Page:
«Will Hurd (TX-23) Research Report The following report contains research on Will Hurd, a Republican member of Congress in Texas’ 23rd district. ...»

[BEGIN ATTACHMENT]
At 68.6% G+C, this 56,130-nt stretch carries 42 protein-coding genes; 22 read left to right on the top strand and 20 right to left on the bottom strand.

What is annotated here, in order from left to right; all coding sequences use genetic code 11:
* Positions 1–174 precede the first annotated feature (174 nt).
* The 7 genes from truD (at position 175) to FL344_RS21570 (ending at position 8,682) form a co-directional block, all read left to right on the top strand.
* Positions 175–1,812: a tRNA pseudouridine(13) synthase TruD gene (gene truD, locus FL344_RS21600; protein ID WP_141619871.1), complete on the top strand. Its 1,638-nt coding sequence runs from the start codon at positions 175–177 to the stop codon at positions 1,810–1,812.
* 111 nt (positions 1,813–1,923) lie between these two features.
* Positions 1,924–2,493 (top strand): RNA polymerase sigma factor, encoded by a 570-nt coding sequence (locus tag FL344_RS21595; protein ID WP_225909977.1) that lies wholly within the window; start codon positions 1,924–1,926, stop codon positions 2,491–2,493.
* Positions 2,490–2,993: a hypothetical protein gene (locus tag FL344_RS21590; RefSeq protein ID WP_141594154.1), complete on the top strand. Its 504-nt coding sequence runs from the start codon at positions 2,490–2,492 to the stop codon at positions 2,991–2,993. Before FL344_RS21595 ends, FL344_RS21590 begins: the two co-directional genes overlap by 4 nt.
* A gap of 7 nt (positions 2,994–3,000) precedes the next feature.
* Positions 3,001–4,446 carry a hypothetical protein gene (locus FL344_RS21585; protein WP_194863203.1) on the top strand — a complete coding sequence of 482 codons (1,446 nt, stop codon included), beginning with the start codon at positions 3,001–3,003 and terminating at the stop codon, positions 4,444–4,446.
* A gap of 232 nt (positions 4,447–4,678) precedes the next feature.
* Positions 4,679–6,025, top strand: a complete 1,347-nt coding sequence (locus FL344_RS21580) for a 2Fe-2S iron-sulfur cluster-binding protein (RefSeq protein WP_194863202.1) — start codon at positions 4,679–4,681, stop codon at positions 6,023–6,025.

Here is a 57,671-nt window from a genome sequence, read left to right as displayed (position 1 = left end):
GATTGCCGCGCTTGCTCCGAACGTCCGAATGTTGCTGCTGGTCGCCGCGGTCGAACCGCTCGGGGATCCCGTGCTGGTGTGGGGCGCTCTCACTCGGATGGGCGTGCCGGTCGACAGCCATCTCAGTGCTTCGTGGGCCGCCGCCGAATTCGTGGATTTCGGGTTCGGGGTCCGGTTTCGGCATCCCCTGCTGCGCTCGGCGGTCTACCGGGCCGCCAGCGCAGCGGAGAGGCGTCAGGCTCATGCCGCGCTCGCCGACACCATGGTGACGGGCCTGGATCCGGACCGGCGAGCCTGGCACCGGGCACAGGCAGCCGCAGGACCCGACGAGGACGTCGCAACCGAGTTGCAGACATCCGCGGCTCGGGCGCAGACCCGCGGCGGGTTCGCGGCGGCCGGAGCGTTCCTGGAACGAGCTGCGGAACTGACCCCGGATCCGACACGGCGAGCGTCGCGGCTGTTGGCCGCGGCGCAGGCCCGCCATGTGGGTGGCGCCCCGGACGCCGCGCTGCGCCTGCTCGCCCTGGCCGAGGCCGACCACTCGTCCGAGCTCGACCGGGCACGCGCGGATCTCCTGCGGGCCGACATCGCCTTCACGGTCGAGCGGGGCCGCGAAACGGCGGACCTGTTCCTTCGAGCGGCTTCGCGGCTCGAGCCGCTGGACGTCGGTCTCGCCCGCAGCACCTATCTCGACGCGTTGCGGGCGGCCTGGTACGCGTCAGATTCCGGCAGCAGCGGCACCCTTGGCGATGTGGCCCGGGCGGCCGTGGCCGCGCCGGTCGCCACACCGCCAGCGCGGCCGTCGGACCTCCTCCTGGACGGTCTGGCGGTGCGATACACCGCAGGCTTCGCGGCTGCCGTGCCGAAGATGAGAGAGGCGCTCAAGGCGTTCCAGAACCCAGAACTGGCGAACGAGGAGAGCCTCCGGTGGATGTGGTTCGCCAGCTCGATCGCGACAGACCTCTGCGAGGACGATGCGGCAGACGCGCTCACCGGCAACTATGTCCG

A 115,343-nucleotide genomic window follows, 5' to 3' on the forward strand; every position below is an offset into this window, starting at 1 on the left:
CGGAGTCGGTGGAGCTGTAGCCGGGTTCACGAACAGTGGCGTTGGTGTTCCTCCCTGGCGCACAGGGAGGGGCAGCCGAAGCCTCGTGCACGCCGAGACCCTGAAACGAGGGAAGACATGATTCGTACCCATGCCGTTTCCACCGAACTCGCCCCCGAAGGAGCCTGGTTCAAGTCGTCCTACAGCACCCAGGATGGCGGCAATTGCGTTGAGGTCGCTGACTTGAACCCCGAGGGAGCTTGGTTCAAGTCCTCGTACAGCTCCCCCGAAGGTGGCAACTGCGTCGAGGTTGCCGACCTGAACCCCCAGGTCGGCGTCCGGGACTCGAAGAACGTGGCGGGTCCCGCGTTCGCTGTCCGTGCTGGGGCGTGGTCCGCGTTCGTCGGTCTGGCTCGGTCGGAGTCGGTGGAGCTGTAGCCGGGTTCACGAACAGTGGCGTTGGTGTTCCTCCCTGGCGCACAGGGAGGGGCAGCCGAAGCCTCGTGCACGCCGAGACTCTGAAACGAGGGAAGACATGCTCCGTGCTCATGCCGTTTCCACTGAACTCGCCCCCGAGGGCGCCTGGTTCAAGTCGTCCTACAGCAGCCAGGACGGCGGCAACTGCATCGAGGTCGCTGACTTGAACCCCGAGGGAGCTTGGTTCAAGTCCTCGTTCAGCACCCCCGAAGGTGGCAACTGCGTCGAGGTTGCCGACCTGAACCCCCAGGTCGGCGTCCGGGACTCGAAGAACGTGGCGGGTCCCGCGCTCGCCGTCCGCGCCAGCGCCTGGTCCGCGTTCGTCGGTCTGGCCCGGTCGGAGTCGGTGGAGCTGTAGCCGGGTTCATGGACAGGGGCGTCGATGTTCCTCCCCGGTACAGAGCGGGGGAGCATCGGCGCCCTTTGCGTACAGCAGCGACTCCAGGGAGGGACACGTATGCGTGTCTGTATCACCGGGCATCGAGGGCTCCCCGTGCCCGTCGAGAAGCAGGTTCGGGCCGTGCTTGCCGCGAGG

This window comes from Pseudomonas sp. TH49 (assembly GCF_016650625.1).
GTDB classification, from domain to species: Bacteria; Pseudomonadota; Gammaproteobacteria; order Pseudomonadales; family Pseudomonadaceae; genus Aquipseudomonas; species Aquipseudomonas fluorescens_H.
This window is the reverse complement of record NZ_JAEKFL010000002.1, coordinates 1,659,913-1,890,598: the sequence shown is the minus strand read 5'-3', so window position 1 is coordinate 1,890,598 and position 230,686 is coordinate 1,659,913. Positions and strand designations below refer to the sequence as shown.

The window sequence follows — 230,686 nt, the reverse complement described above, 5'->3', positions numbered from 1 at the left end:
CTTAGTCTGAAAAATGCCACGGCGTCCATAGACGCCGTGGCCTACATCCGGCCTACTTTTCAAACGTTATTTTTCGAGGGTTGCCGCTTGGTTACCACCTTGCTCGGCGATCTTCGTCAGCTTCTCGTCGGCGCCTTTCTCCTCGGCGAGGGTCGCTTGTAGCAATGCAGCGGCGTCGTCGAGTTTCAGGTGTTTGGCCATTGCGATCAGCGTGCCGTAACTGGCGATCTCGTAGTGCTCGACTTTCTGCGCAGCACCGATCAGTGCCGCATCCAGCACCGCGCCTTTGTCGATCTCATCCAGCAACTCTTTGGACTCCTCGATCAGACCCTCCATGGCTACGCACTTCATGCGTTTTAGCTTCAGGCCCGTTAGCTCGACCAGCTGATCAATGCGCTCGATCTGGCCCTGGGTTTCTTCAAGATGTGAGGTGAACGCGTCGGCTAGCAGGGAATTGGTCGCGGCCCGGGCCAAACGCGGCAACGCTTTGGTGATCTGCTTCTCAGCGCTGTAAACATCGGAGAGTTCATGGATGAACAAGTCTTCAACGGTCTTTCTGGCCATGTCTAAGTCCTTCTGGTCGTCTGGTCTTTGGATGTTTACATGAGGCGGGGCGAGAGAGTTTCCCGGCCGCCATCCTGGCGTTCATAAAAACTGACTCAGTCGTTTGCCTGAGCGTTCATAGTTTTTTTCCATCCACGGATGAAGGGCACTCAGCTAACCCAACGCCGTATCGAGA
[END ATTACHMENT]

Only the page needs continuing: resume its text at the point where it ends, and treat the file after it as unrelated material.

In January 2016, Hurd voted against an amendment to H.R. 1644 that would make it easier to delay the postponement of a rule “if there is a threat that a delay would cause or significantly contribute to the development of negative chronic or long-term health conditions.” The amendment failed 190 to 235. [HR 1644, Vote #40, 1/12/16; Morning Consult, 1/12/16] Voted Against Preventing Delays To Rules That Address Imminent Or Long-Term Threats To Human Life And Removing Delays To Rules That Protect Public Health Voted Against Preventing Delays To Rules That Address Imminent Or Long-Term Threats To Human Life And Removing Delays To Rules That Protect Public Health. In January 2016, Hurd voted against a Democratic Motion to Recommit that would prevent delays to rules that address imminent or long-term threats to human life. “The Democratic Motion to Recommit would protect American families and communities by preventing delays to rules that address imminent or long-term threats to human life, and removing delays to rules that protect public health in the event of an increase of lifethreatening illnesses such as: heavy metal contamination, lung cancer, heart or kidney disease or birth defects in communities near mountaintop removal coal mining projects.” The Motion to Recommit failed 186 to 237.